Parallelization of pagerank and hits algorithm

Google is designed to crawl and index the Web efficiently and produce much more satisfying search results than existing systems. The prototype with a full text and hyperlink database of at least 24 million pages is available at http:

Parallelization of pagerank and hits algorithm

The Anatomy of a Search Engine

Google is designed to crawl and index the Web efficiently and produce much more satisfying search results than existing systems. The prototype with a full text and hyperlink database of at least 24 million pages is available at http: Search engines index tens to hundreds of millions of web pages involving a comparable number of distinct terms.

They answer tens of millions of queries every day. Despite the importance of large-scale search engines on the web, very little academic research has been done on them.

Furthermore, due to rapid advance in technology and web proliferation, creating a web search engine today is very different from three years ago. This paper provides an in-depth description of our large-scale web search engine -- the first such detailed public description we know of to date.

Apart from the problems of scaling traditional search techniques to data of this magnitude, there are new technical challenges involved with using the additional information present in hypertext to produce better search results.

This paper addresses this question of how to build a practical large-scale system which can exploit the additional information present in hypertext.

Parallelization of pagerank and hits algorithm

Also we look at the problem of how to effectively deal with uncontrolled hypertext collections where anyone can publish anything they want. There are two versions of this paper -- a longer full version and a shorter printed version.

The web creates new challenges for information retrieval. The amount of information on the web is growing rapidly, as well as the number of new users inexperienced in the art of web research.

People are likely to surf the web using its link graph, often starting with high quality human maintained indices such as Yahoo! Human maintained lists cover popular topics effectively but are subjective, expensive to build and maintain, slow to improve, and cannot cover all esoteric topics.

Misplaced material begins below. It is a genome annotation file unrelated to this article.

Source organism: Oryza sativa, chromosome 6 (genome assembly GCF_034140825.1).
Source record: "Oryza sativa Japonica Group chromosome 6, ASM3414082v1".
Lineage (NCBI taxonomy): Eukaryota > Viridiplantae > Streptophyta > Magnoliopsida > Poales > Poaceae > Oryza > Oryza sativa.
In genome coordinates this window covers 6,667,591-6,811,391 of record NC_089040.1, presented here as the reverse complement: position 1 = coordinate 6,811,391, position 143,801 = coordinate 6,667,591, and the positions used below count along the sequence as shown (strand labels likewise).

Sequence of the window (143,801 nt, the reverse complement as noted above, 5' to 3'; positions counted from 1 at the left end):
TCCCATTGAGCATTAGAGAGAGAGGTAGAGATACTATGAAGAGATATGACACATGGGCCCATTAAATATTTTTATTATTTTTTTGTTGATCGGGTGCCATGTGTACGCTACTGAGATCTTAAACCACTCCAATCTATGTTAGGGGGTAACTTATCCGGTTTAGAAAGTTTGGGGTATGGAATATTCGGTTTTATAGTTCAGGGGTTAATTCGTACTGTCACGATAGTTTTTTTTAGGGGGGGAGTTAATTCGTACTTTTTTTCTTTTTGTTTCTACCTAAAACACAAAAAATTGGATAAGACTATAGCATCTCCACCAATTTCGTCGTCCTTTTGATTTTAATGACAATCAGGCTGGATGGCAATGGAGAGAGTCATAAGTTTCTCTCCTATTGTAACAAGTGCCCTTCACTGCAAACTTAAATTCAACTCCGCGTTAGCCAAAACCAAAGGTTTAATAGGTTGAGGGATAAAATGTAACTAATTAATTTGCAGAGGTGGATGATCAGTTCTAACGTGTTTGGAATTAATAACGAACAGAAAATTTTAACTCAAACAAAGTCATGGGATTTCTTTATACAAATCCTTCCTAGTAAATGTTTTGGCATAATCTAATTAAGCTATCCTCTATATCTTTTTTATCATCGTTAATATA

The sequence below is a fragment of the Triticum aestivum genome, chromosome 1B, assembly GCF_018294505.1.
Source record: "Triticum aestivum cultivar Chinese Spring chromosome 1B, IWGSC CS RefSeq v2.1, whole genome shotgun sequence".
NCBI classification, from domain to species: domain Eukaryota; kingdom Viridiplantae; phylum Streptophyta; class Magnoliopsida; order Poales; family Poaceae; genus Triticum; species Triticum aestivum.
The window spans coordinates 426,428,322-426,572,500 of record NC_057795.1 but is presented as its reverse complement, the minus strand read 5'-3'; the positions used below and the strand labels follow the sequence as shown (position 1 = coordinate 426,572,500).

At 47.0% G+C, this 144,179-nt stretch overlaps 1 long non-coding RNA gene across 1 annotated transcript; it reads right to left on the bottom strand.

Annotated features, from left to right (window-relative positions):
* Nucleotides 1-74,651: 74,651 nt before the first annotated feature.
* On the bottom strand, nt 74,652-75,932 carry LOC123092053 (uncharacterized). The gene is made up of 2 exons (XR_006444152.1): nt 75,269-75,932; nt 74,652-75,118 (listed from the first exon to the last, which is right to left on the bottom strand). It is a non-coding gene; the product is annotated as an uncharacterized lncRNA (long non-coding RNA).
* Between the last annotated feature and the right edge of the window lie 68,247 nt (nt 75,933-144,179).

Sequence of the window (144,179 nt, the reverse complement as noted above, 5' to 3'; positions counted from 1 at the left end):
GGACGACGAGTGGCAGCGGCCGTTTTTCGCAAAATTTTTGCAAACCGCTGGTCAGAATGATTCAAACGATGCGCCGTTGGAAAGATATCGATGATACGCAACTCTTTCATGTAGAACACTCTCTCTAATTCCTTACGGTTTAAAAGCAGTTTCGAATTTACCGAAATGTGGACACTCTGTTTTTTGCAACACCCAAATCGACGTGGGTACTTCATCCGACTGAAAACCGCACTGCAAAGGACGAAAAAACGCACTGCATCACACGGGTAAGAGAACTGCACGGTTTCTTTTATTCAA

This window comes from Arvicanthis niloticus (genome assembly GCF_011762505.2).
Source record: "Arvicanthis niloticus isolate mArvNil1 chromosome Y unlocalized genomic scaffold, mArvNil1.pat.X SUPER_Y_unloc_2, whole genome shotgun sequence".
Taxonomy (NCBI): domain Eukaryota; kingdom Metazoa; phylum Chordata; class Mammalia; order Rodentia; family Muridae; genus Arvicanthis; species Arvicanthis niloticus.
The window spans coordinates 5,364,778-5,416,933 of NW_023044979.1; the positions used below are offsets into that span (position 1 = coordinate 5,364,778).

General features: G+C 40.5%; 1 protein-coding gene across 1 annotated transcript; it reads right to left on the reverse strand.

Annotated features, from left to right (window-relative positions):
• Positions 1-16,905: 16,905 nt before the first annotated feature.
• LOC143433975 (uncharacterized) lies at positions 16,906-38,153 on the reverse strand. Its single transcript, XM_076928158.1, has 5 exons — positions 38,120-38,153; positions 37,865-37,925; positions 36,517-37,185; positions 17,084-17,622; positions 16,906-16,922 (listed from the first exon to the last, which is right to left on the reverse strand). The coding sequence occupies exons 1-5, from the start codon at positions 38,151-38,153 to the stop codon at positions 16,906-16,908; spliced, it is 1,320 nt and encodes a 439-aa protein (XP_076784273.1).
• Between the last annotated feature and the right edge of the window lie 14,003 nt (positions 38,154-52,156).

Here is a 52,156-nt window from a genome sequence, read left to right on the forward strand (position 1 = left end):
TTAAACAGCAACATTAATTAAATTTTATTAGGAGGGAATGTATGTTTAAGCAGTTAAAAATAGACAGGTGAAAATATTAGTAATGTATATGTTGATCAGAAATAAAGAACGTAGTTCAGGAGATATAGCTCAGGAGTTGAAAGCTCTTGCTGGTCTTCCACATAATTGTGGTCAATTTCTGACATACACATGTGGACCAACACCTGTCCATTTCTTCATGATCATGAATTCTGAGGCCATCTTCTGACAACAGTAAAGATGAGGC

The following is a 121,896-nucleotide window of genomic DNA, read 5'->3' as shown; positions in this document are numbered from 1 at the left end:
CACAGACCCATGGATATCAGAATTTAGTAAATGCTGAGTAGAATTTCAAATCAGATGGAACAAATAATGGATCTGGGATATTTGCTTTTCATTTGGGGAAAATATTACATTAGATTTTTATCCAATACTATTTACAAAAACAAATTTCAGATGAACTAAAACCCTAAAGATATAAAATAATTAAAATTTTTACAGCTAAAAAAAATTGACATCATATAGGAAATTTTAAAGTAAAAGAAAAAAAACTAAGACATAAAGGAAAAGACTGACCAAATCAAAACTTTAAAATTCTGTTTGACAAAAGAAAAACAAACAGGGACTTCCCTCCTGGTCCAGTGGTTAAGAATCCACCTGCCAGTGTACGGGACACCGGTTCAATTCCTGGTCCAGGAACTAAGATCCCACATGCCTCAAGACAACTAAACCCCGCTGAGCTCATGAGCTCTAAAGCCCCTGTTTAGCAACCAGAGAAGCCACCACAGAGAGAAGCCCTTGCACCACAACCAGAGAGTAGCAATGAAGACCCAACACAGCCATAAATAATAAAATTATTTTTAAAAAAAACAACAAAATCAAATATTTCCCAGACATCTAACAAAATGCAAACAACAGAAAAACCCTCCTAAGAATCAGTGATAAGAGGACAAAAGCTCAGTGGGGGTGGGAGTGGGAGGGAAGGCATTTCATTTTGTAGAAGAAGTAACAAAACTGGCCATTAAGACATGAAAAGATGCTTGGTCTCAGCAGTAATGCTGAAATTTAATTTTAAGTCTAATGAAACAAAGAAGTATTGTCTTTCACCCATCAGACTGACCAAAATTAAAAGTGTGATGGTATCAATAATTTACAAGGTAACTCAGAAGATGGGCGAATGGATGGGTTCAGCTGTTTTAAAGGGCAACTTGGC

Automated search engines that rely on keyword matching usually return too many low quality matches. To make matters worse, some advertisers attempt to gain people's attention by taking measures meant to mislead automated search engines. We have built a large-scale search engine which addresses many of the problems of existing systems.

It makes especially heavy use of the additional structure present in hypertext to provide much higher quality search results.

We chose our system name, Google, because it is a common spelling of googol, or and fits well with our goal of building very large-scale search engines. As of November,the top search engines claim to index from 2 million WebCrawler to million web documents from Search Engine Watch.

It is foreseeable that by the yeara comprehensive index of the Web will contain over a billion documents.

Parallelization of pagerank and hits algorithm

At the same time, the number of queries search engines handle has grown incredibly too. In NovemberAltavista claimed it handled roughly 20 million queries per day. With the increasing number of users on the web, and automated systems which query search engines, it is likely that top search engines will handle hundreds of millions of queries per day by the year In this paper, we present Google, a prototype of a large-scale search engine which makes heavy use of the structure present in hypertext.

Google is designed to crawl and index the Web efficiently and produce much more satisfying search results than existing systems. The prototype with a full text. The Anatomy of a Large-Scale Hypertextual Web Search Engine Sergey Brin and Lawrence Page {sergey, page}@rutadeltambor.com Computer Science Department, Stanford University, Stanford, CA